The Bank of England’s announcement of its intentions to keep interest rates at their present level will likely see lenders continue to make low production rates available in an effort to encourage new mortgage customers and keep existing borrowers in the last months of 2018, resulting in a market upswing. If not, and the current holding pattern continues, November housing market activity could be a disappointment.

Source: CRL

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House prices rise as market shakes off Brexit uncertainty

House prices in Britain’s cities increased by 3.2% annually in October, as the ongoing Brexit political saga failed to dent market activity, according to data analysis.

The biggest value growth is in Leicester, where prices have jumped by 7.7% year-on-year, property company Hometrack found.

At the other end of the scale, values fell by 2.8% annually in Aberdeen.

In London house prices dropped by 0.4%, which is a result of “weaker market fundamentals”, with Brexit uncertainty acting as a compounding factor, Hometrack said.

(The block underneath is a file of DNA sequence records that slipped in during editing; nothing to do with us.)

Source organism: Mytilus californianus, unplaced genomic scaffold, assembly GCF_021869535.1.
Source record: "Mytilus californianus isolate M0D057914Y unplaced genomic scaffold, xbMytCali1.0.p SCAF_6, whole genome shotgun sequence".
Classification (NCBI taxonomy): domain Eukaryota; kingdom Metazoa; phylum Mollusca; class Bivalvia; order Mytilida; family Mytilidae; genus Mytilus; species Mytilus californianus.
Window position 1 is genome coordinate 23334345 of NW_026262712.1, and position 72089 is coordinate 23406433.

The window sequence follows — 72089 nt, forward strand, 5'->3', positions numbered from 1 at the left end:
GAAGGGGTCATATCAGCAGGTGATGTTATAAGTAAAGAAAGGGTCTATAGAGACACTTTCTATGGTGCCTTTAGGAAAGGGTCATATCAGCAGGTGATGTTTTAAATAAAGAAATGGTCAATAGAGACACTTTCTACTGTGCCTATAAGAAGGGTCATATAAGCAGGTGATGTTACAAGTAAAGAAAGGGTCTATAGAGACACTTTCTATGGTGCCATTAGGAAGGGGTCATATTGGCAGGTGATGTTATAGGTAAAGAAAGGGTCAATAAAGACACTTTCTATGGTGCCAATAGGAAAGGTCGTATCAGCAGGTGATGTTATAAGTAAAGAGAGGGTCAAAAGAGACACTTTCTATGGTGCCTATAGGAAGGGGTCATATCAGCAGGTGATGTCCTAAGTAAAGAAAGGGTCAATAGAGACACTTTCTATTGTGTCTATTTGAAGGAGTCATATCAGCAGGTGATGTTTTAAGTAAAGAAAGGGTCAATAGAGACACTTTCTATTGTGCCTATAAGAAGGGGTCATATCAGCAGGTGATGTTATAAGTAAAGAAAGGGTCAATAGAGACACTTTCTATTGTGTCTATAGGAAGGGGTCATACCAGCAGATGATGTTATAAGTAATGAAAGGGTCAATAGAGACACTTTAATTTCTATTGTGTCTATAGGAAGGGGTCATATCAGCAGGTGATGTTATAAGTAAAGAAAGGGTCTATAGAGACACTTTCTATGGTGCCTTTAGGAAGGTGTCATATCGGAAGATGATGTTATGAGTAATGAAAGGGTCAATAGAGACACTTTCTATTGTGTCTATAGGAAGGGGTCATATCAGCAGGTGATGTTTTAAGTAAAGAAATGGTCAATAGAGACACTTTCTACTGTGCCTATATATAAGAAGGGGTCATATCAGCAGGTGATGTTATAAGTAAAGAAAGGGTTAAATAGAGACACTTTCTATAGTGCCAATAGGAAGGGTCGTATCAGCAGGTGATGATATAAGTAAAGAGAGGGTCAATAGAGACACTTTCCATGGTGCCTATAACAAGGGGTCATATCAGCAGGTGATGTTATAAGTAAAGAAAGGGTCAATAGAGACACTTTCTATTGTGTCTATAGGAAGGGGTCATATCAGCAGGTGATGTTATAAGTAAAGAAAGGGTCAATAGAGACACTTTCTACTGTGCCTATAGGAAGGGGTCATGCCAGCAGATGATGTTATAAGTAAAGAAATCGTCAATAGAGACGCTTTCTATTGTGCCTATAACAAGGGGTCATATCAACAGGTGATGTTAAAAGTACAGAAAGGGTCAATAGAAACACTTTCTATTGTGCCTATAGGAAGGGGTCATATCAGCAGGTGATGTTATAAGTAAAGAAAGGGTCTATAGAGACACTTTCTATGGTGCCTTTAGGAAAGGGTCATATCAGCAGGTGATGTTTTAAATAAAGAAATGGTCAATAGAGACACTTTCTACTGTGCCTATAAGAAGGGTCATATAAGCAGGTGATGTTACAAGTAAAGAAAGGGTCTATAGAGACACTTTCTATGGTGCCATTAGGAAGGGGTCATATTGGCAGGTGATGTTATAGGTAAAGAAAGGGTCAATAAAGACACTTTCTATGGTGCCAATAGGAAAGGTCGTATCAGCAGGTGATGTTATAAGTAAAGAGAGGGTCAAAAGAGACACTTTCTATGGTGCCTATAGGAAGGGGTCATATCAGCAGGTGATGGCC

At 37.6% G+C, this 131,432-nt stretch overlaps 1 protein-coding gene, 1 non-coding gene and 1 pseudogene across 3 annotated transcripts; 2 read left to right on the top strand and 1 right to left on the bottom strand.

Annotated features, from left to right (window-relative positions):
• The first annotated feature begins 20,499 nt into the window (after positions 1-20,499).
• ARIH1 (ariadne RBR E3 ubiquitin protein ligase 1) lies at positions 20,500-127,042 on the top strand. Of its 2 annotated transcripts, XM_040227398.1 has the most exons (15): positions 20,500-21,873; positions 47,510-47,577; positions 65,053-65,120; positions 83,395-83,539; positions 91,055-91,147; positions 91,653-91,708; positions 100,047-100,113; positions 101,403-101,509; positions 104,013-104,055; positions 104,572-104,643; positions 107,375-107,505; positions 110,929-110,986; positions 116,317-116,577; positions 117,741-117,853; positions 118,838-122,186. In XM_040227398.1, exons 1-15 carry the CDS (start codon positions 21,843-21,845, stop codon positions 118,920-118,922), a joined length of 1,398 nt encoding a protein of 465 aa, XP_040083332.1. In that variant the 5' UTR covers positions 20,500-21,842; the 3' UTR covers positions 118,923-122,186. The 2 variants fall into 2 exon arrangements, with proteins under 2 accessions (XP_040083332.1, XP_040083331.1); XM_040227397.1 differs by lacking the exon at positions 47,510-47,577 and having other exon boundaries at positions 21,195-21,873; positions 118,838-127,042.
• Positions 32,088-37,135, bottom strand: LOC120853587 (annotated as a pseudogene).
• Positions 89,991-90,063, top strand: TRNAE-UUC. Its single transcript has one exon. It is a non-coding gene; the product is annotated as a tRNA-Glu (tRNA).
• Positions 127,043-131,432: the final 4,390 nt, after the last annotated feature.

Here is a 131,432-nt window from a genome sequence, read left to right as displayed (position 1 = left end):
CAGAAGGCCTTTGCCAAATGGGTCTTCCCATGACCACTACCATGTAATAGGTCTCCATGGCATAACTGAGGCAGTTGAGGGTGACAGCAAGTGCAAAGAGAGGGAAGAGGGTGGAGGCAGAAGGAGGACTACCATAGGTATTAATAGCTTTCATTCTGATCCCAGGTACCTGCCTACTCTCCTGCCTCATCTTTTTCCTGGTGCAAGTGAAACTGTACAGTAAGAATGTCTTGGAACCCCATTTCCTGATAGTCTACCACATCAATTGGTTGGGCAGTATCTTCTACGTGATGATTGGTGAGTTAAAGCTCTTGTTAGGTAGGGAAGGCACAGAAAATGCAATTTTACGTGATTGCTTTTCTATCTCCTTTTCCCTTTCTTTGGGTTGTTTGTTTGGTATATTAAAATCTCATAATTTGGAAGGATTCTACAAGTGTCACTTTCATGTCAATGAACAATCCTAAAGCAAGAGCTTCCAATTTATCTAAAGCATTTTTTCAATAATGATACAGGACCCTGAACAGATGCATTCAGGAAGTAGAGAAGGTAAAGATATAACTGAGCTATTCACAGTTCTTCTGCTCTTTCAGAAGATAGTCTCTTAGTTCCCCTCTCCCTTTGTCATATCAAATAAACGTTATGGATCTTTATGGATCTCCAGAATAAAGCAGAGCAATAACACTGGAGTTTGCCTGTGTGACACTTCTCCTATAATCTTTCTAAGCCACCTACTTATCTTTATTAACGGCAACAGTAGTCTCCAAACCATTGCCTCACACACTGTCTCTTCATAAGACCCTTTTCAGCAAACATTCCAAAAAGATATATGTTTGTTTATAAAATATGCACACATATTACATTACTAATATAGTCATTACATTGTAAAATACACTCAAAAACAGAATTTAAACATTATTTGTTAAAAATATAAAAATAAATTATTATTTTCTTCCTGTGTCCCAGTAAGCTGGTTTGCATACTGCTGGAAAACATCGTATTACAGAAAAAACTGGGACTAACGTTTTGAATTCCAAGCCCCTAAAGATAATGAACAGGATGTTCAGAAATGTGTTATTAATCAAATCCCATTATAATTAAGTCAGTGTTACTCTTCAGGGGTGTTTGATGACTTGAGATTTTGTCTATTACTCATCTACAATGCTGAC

Brexit impact limited so far
However, the impact of the UK’s withdrawal from the European Union (EU) has so far had a limited impact on the market, the firm’s analysis suggested.

The near-term outlook for UK city house prices is down to projections for the economy and mortgage rates, as well as households’ expectations for employment.

If the government gets the proposed withdrawal deal, and transition period, approved by parliament, the outlook for city housing markets in 2019 could mirror 2018, Hometrack predicted.

Richard Donnell, insight director at Hometrack said: “Two and a half years on from the Brexit vote, our analysis reveals a limited direct impact from Brexit uncertainty on the housing market thus far.

“Large regional cities continue to register above average house price inflation with the discount between asking and sales prices narrowing on rising sales volumes.

“In the very near term we expect market trends to continue until the outlook becomes clearer.

“Housing markets in regional cities certainly appear to be in more of a business as usual mode while the London market continues to adjust though modest price falls.